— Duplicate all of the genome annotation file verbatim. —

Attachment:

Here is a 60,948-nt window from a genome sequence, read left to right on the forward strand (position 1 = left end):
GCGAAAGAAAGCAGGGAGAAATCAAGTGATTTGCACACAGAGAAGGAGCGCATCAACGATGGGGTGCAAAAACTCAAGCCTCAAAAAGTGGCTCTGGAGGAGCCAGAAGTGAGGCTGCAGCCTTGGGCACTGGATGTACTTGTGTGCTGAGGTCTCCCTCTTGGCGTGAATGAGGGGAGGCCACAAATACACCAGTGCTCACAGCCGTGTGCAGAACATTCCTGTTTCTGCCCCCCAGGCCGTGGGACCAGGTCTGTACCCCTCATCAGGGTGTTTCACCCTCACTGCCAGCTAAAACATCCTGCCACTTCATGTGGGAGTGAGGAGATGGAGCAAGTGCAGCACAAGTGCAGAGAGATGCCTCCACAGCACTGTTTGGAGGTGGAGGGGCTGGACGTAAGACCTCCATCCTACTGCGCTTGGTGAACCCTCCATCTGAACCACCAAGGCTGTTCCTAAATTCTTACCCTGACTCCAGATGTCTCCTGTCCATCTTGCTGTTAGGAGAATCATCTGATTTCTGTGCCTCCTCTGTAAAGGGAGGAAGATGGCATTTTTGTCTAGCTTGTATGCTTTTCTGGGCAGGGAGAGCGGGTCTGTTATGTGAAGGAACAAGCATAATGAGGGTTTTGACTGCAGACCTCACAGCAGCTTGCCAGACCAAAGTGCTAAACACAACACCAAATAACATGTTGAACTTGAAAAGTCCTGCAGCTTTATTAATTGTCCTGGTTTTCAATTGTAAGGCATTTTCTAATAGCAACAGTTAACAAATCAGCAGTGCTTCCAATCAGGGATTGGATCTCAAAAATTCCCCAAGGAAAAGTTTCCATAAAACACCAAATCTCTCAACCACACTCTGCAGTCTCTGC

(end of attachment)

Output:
Here is a 60,948-nt window from a genome sequence, read left to right on the forward strand (position 1 = left end):
GCGAAAGAAAGCAGGGAGAAATCAAGTGATTTGCACACAGAGAAGGAGCGCATCAACGATGGGGTGCAAAAACTCAAGCCTCAAAAAGTGGCTCTGGAGGAGCCAGAAGTGAGGCTGCAGCCTTGGGCACTGGATGTACTTGTGTGCTGAGGTCTCCCTCTTGGCGTGAATGAGGGGAGGCCACAAATACACCAGTGCTCACAGCCGTGTGCAGAACATTCCTGTTTCTGCCCCCCAGGCCGTGGGACCAGGTCTGTACCCCTCATCAGGGTGTTTCACCCTCACTGCCAGCTAAAACATCCTGCCACTTCATGTGGGAGTGAGGAGATGGAGCAAGTGCAGCACAAGTGCAGAGAGATGCCTCCACAGCACTGTTTGGAGGTGGAGGGGCTGGACGTAAGACCTCCATCCTACTGCGCTTGGTGAACCCTCCATCTGAACCACCAAGGCTGTTCCTAAATTCTTACCCTGACTCCAGATGTCTCCTGTCCATCTTGCTGTTAGGAGAATCATCTGATTTCTGTGCCTCCTCTGTAAAGGGAGGAAGATGGCATTTTTGTCTAGCTTGTATGCTTTTCTGGGCAGGGAGAGCGGGTCTGTTATGTGAAGGAACAAGCATAATGAGGGTTTTGACTGCAGACCTCACAGCAGCTTGCCAGACCAAAGTGCTAAACACAACACCAAATAACATGTTGAACTTGAAAAGTCCTGCAGCTTTATTAATTGTCCTGGTTTTCAATTGTAAGGCATTTTCTAATAGCAACAGTTAACAAATCAGCAGTGCTTCCAATCAGGGATTGGATCTCAAAAATTCCCCAAGGAAAAGTTTCCATAAAACACCAAATCTCTCAACCACACTCTGCAGTCTCTGC